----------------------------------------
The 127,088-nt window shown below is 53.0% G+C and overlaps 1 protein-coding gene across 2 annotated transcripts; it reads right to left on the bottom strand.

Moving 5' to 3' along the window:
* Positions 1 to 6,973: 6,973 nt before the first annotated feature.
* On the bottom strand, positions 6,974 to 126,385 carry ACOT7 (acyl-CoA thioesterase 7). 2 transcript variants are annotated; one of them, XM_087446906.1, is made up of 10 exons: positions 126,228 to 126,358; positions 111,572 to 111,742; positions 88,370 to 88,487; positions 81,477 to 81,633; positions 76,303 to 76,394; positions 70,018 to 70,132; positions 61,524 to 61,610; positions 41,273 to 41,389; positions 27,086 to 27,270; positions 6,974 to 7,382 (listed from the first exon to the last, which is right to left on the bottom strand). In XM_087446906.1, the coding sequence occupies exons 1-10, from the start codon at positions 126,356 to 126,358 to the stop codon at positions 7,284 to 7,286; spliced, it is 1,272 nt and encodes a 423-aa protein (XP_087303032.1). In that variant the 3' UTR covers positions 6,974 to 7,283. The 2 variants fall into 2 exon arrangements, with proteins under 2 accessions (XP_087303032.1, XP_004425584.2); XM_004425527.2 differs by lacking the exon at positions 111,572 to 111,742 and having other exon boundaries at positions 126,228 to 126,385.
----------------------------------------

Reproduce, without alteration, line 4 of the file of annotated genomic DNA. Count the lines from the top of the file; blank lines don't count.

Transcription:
* On the bottom strand, positions 6,974 to 126,385 carry ACOT7 (acyl-CoA thioesterase 7). 2 transcript variants are annotated; one of them, XM_087446906.1, is made up of 10 exons: positions 126,228 to 126,358; positions 111,572 to 111,742; positions 88,370 to 88,487; positions 81,477 to 81,633; positions 76,303 to 76,394; positions 70,018 to 70,132; positions 61,524 to 61,610; positions 41,273 to 41,389; positions 27,086 to 27,270; positions 6,974 to 7,382 (listed from the first exon to the last, which is right to left on the bottom strand). In XM_087446906.1, the coding sequence occupies exons 1-10, from the start codon at positions 126,356 to 126,358 to the stop codon at positions 7,284 to 7,286; spliced, it is 1,272 nt and encodes a 423-aa protein (XP_087303032.1). In that variant the 3' UTR covers positions 6,974 to 7,283. The 2 variants fall into 2 exon arrangements, with proteins under 2 accessions (XP_087303032.1, XP_004425584.2); XM_004425527.2 differs by lacking the exon at positions 111,572 to 111,742 and having other exon boundaries at positions 126,228 to 126,385.